Sunday, October 25, 2015

Before A Writing Coach Session

My writing coach sessions are writer-led. Unlike a class in which you are given an assignment, in a writing coach session you tell me what you are looking to accomplish.

This open-ended quality of a writing coach appointment can be inspiring or paralyzing. It is meant to be inspiring, of course.

Here is a list of things to think about before our first session. We will discuss most, if not all, of them:

What is your writing experience? 
What is your academic, professional, familial, linguistic and geographic background that might influence your writing?
What are your goals (short and long term)?
Why are these your goals and/or what motivates you?
Who is your audience? (Are you looking to publish in literary journals, sell your book or self-publish a book for your family and friends?)
How much time do you have to work on your project? 
What kind of feedback are you looking for? (Overall, line-by-line, or somewhere in between?)
How much direction do you want? (Should I be offering you prompts or do you already have an outline to follow?)
What do you like to read? 
Are you looking for a reading list? 
Do you attend readings, conferences, festivals, etc.?

I like to get to know my clients and understand them. My goal is to help them to intensify their own voices and, ultimately, find readers.

Click through for more on my services as a writing coach.

Monday, October 19, 2015

College Application Season: You'll get it done

High school students are starting - and finishing early! - their college applications and personal statements.

Ok, many are waiting until the last minute and are still frozen with anxiety.

Deep breath, folks. It will all get done. It must and it will.

Early applications are due as early as Nov. 1st. If you haven't started drafting your personal statement yet, start brainstorming now. What experiences in life influenced you? What would you love to do next?

Here's a three part starter prompt for almost any essay prompt: 
Take out a piece of paper and write down your most important moments. Then, write another list of what you wish to have happen. Finally, think about how experiences in college might be able to connect the two. This final step, in which you analyze and draw conclusions about your experiences and goals is the most important part of your essay.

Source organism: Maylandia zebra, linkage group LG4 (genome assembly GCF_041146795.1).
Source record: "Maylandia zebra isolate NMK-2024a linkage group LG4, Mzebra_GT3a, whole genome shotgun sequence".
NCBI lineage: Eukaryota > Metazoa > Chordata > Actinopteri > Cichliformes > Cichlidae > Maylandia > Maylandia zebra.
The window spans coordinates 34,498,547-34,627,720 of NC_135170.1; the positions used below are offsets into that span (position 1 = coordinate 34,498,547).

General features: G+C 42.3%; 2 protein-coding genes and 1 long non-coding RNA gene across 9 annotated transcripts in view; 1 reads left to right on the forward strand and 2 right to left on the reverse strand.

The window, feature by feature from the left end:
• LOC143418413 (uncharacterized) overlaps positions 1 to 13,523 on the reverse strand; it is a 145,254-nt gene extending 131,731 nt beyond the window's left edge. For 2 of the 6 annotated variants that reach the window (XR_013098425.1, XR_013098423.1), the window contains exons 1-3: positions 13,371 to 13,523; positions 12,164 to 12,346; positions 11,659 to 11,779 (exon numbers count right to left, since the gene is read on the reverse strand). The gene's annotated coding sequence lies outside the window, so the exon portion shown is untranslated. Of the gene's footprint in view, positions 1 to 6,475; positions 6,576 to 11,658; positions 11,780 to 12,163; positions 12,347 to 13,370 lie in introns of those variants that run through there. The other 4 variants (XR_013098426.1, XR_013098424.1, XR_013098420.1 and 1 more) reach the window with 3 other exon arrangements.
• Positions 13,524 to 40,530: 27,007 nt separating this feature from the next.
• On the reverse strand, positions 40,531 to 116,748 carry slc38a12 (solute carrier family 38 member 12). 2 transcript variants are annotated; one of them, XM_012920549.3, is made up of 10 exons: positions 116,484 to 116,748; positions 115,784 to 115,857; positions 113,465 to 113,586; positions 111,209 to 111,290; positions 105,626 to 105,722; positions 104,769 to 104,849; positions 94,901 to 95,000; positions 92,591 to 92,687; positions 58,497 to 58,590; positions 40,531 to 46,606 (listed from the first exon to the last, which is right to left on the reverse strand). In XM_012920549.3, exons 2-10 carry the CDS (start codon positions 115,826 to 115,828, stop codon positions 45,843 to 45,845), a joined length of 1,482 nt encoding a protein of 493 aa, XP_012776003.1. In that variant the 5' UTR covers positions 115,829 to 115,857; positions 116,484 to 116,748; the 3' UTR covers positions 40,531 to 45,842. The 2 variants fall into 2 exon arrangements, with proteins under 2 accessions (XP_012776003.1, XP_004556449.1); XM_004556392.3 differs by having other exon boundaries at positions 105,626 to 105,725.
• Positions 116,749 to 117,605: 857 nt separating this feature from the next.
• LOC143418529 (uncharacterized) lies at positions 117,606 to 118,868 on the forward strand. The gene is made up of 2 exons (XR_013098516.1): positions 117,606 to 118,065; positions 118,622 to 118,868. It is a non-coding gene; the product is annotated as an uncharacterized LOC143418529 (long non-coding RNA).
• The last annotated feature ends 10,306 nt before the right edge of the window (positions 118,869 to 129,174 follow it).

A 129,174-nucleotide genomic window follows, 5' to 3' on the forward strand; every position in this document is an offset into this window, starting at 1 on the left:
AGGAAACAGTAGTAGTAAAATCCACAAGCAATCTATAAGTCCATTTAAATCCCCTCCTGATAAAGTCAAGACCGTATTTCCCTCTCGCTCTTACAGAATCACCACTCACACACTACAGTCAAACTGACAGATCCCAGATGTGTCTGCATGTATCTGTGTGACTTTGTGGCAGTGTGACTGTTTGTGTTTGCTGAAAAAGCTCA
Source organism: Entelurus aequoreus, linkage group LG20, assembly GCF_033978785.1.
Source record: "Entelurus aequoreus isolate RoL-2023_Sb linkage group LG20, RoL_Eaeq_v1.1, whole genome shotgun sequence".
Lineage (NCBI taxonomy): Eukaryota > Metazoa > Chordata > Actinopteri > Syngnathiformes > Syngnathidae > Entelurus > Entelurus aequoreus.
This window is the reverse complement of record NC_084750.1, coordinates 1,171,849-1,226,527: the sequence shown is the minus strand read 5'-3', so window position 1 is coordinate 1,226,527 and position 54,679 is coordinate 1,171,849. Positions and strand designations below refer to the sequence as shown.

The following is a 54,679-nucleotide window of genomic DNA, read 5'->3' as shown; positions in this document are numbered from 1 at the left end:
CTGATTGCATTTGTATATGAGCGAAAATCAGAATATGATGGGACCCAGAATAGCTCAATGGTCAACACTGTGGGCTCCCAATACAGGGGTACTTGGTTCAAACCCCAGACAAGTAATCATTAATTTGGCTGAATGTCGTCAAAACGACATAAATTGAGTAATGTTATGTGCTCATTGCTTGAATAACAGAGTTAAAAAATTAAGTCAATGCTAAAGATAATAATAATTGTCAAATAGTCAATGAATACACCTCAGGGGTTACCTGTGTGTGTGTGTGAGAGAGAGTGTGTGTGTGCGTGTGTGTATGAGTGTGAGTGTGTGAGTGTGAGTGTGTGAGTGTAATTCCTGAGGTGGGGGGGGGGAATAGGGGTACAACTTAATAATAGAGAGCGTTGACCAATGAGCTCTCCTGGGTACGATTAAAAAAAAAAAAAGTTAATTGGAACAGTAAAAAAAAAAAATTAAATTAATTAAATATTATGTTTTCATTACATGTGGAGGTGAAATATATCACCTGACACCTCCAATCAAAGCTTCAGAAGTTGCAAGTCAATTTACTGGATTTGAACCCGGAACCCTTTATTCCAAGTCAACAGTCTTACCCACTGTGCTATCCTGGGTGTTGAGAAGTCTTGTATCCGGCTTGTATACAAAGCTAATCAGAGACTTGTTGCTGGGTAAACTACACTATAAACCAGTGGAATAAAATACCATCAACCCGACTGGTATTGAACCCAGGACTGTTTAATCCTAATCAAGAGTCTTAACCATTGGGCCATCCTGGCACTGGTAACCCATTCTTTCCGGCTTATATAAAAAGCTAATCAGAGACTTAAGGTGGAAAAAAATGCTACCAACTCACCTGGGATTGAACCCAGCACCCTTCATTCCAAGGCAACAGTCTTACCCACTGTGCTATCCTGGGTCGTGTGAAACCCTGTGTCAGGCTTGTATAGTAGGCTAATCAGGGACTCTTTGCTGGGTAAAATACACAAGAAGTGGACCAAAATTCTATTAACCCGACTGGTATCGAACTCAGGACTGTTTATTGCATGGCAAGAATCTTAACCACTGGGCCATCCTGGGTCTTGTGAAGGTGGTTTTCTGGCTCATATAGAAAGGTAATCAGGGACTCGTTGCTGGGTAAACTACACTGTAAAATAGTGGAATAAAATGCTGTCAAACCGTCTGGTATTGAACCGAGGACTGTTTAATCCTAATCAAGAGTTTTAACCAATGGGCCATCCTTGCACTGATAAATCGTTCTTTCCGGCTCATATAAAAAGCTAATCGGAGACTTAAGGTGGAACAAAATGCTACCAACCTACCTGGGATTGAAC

Are you expected to know exactly who you will be in college? Of course not. (If you knew everything, why even go to college?) Do the college essay prompts suggest that you should? Unfortunately, yes. Focus on doing your best to present yourself clearly and fairly. It is expected that the classroom and campus learning experiences during college will change you, but you should have some insight into your experiences up to this point.

Believe in what you write and think at this point in our life. Try your hardest not to second guess yourself. No one at graduation will hold up your application essay and demand to know why you changed your mind after four years.

Give yourself some time each day to brainstorm, write and then edit and revise your essay. Read it first thing each morning, return to work on it in the afternoon and then read it again before you go to sleep. The time between drafts and the time thinking about it both actively and passively will help you to develop a clear essay.

You might also be interested in these posts:
Brainstorming Identity for your Personal Statement: Who are you?
College Application Essays: Think Inside Your Box
Valuing the Creative Side: Thoughts from Harvard Admissions

Need some one-on-one help? I'm available to work with you on your personal statement as your private writing coach. For more about my services, please see this link







Tuesday, October 13, 2015

Presenting & Reading @ IASA in Washington, D.C.


I'm looking forward to presenting on two panels at the Italian American Studies Association's (IASA) annual conference in Washington, D.C., this Friday. Stop by and say, "ciao" if you're at the conference! More details here on IASA's website.

Added Value: Food as Symbol in Italian-American Writing
Participants: Chloe Yelena Miller and Rose Solari

Memoir in Contemporary Italian-American Poetry: Balancing Family and Values
Participants: Chloe Yelena Miller, Joey Nicoletti, Rachel Guido De Vries

Monday, October 5, 2015

Quotation & Creativity

I've always liked this quote by the painter Georgia O'Keeffe:

I like an empty wall because I can imagine what I like on it.
    - Georgia O'Keeffe

I've come back to this quote as it relates to writing. Yes, you should always read. But you should also write the book you want to read. That is to say, fill the blank pages.

In or around Santa Fe? Visit the museum dedicated to her work.